Given the problem of potential unmeasured confounders, it is not possible to assert causality between CP and child aggression in observational studies such as this. As with other studies of risk behaviors (eg, smoking), it would be unethical to assign parents randomly to use CP or not to use CP, given the existing evidence linking CP with associated harm in children. Therefore, we must rely largely on evidence from observational studies, such as the current one, that aim to account for as many other possible explanations of the association between CP and subsequent child aggression as possible.

        • NickS

          Might be an idea to chuck a copy up of the full paper, since not everyone has the means to get past the paywalls…

          Anyhow, Psycho Milt’s full of sh*t, as instead of actually bothering to look at the studies methodology, he trashes it on a priori basis that all social sciences a BS, imagining a monolithic, unchanging construct in which to lump rather divergent methodologies and areas of enquiry with differing levels of success when it comes ton getting empirically robust results…

          Classic burning stupid if ever there was, oh well, at least he’s not bright enough to go the post-modernist “socially constructed” word salad way.

          • Psycho Milt

            Your faith in the social sciences is touching, but by no means a marker of superior intelligence. As you point out, for all I know the study is an excellent one, as studies go. And for all I know the studies by conservatives establishing that childcare makes children more aggressive were also excellent ones. Given the political agendas usually involved with such studies, a credulous attitude to them is “burning stupid,” as you put it.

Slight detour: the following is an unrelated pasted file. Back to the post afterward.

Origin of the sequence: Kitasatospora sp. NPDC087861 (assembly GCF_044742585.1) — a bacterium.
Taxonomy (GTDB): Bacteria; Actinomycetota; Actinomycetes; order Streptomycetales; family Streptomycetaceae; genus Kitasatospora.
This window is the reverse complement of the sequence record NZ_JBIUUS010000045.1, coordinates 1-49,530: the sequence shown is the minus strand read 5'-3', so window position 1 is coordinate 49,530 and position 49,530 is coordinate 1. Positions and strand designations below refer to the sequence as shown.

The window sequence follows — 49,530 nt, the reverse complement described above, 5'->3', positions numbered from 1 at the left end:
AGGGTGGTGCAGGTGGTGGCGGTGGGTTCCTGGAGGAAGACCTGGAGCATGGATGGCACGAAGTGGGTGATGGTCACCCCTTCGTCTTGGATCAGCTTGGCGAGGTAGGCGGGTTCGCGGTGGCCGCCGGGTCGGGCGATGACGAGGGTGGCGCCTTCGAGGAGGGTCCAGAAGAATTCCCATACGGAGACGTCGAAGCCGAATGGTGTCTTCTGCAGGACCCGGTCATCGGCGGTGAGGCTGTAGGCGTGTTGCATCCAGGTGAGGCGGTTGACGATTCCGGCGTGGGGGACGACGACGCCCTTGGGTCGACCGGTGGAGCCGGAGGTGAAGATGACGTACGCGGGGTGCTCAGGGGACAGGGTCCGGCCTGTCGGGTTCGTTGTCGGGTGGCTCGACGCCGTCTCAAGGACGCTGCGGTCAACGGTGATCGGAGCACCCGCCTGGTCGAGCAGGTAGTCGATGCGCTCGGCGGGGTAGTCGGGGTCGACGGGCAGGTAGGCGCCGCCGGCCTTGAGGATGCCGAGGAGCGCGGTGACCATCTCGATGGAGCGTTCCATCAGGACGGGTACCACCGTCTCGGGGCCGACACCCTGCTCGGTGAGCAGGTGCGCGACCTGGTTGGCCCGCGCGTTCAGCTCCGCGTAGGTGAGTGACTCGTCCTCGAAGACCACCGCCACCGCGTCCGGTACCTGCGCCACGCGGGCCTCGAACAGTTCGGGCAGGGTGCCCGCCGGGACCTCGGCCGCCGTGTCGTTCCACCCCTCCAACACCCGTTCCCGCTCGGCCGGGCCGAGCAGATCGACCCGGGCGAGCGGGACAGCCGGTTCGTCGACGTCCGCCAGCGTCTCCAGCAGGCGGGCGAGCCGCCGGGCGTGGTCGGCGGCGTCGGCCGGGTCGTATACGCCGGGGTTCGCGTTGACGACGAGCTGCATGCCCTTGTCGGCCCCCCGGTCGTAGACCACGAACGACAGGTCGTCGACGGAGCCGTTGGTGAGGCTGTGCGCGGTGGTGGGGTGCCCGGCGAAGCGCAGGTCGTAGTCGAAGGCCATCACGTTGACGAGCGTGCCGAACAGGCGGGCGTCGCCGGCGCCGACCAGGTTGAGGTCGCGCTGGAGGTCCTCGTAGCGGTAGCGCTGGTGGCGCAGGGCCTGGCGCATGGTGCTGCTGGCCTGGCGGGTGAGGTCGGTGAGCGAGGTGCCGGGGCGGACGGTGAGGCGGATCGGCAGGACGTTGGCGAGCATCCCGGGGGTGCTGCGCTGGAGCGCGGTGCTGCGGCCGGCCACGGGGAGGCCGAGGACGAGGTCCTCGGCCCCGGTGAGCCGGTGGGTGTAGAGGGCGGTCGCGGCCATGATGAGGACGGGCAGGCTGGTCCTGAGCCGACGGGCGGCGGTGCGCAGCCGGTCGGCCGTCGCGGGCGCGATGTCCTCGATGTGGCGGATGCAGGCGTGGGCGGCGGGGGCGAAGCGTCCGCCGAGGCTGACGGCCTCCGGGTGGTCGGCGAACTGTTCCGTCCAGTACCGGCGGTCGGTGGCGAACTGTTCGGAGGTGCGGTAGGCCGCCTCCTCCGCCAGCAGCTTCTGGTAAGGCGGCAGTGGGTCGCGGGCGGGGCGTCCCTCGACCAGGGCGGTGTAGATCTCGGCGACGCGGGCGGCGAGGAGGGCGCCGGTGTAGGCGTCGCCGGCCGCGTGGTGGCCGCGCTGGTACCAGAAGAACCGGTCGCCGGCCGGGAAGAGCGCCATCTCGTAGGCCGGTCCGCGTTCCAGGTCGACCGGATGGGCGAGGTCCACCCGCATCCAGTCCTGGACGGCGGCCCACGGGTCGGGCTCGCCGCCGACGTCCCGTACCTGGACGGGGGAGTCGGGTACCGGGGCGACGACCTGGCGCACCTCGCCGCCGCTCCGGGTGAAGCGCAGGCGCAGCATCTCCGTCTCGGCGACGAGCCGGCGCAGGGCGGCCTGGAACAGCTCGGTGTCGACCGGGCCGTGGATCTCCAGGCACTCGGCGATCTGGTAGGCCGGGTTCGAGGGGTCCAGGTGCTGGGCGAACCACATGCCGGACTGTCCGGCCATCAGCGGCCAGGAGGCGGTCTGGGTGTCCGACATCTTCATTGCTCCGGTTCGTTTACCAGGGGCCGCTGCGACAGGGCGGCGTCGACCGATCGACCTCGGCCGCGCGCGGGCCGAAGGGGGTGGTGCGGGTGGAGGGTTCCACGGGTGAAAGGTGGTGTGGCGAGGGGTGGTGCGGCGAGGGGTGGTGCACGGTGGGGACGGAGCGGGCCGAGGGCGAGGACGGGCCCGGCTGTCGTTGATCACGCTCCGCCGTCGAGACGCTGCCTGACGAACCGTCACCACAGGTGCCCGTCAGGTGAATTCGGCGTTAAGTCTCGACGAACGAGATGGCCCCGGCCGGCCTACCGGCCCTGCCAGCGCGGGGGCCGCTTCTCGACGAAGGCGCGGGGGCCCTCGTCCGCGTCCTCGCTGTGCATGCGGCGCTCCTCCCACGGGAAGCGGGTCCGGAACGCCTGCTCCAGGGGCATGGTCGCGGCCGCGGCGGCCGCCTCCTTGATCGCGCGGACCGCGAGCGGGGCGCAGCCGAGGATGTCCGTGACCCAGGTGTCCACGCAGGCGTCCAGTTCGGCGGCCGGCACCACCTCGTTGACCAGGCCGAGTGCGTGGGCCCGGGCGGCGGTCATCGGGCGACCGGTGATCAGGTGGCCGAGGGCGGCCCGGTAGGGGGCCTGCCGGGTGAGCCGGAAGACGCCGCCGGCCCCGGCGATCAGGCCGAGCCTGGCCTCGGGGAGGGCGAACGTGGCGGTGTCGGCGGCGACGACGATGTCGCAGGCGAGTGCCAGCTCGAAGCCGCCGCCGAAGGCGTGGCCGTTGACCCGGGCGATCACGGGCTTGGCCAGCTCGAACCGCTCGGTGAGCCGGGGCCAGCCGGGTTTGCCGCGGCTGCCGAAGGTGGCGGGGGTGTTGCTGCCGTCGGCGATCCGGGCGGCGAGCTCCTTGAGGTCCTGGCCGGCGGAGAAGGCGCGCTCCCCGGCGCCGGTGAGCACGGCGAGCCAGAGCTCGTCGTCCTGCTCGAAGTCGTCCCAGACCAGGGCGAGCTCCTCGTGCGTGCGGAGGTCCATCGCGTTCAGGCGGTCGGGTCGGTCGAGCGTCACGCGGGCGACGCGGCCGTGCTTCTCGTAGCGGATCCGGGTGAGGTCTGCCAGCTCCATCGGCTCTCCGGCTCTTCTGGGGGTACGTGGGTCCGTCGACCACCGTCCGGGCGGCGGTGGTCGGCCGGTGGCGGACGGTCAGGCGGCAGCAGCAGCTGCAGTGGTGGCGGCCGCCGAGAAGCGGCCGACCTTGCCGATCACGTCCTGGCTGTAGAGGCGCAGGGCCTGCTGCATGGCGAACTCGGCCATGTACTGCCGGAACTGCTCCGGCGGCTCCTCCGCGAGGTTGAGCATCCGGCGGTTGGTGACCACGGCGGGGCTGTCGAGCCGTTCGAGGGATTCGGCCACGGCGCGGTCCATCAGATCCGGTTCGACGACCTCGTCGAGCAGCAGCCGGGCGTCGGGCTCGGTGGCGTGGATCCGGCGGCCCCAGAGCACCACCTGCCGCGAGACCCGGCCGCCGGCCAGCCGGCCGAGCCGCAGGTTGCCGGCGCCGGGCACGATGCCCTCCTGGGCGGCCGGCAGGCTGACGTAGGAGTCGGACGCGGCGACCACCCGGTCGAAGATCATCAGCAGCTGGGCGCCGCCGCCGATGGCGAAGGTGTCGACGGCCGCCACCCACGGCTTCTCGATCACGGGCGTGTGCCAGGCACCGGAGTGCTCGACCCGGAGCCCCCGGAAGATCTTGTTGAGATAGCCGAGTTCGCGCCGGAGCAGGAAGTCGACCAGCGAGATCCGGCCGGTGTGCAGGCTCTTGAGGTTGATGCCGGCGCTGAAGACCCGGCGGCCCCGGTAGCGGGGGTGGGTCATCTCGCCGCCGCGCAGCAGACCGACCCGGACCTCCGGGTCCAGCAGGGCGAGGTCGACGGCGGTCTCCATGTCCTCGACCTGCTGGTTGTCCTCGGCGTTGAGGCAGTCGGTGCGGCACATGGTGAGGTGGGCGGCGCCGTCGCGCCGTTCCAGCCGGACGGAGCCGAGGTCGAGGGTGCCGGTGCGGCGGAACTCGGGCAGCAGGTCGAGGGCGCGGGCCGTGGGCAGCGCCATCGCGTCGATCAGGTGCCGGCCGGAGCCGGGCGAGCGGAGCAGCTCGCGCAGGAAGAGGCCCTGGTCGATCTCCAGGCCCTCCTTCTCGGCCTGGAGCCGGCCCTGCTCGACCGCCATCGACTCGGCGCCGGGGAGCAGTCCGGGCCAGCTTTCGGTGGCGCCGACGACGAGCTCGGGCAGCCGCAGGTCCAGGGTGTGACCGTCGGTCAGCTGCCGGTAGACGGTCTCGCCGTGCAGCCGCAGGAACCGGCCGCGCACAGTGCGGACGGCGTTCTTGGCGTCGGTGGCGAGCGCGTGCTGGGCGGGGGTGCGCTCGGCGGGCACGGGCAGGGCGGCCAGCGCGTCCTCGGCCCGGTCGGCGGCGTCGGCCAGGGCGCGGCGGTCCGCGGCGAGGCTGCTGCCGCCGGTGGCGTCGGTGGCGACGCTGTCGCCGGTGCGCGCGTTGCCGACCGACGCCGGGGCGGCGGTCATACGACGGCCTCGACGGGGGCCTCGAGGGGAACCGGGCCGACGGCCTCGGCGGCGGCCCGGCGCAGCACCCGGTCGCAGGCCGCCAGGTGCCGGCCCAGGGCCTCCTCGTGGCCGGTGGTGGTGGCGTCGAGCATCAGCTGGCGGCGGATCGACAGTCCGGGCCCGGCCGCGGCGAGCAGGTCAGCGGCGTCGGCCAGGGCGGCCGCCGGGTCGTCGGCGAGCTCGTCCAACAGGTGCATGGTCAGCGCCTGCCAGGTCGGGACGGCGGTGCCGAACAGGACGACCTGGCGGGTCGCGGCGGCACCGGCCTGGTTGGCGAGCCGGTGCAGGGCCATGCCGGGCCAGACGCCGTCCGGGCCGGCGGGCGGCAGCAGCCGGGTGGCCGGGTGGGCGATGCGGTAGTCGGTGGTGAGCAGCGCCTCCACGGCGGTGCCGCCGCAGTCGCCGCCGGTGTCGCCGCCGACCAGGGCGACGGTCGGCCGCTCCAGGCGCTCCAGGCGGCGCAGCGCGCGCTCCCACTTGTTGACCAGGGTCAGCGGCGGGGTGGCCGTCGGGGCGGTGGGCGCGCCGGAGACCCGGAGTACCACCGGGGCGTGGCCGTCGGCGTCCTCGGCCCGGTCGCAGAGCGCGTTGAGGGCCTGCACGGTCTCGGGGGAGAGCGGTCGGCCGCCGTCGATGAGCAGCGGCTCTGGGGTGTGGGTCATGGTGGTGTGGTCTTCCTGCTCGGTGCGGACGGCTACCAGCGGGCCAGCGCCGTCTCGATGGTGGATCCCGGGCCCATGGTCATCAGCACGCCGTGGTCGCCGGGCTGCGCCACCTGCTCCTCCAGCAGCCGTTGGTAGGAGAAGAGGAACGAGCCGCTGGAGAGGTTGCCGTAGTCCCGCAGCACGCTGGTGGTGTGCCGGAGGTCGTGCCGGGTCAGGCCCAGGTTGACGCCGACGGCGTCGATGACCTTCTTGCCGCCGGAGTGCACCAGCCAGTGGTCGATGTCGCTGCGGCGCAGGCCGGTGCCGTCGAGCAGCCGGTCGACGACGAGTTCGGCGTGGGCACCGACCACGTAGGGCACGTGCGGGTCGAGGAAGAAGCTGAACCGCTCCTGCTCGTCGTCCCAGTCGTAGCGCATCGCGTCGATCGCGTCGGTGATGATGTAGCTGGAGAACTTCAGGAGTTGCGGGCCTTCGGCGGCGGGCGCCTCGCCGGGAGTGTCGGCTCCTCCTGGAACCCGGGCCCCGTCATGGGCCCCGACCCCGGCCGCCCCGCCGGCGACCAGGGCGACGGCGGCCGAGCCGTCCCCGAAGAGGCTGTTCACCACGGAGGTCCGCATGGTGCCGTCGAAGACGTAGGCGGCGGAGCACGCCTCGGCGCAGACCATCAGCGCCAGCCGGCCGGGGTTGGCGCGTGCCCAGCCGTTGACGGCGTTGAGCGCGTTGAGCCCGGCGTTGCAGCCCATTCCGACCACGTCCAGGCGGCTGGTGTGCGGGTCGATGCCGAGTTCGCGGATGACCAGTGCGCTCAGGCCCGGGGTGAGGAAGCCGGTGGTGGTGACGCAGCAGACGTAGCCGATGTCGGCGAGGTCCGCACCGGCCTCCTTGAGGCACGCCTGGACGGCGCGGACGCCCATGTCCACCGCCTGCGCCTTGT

• Ari

          While I’d like to endorse the study, the fact that it is based on self-reporting of parents makes for really unpredictable quality of results. 🙁 Really, I’m not sure how you can go about calling something a “study” without some actual observation involved.

    • Sam 2.3

      What a well-reasoned argument! I’m utterly convinced!

  3. BeShakey 3

    So Family Fist commissioned David Farrar to do a ‘survey’ and he came up with the result they paid for. I wouldn’t put any faith in anything either Farrar or fist say.

  4. Andrew 4

    why is is then that given corporal punishment was much more common when i was younger, and indeed when my father was younger, but violence stats seem to be getting worse as corporal punishment decreases. I may very well be wrong regarding the stats, but they do seem to be worse now than they were.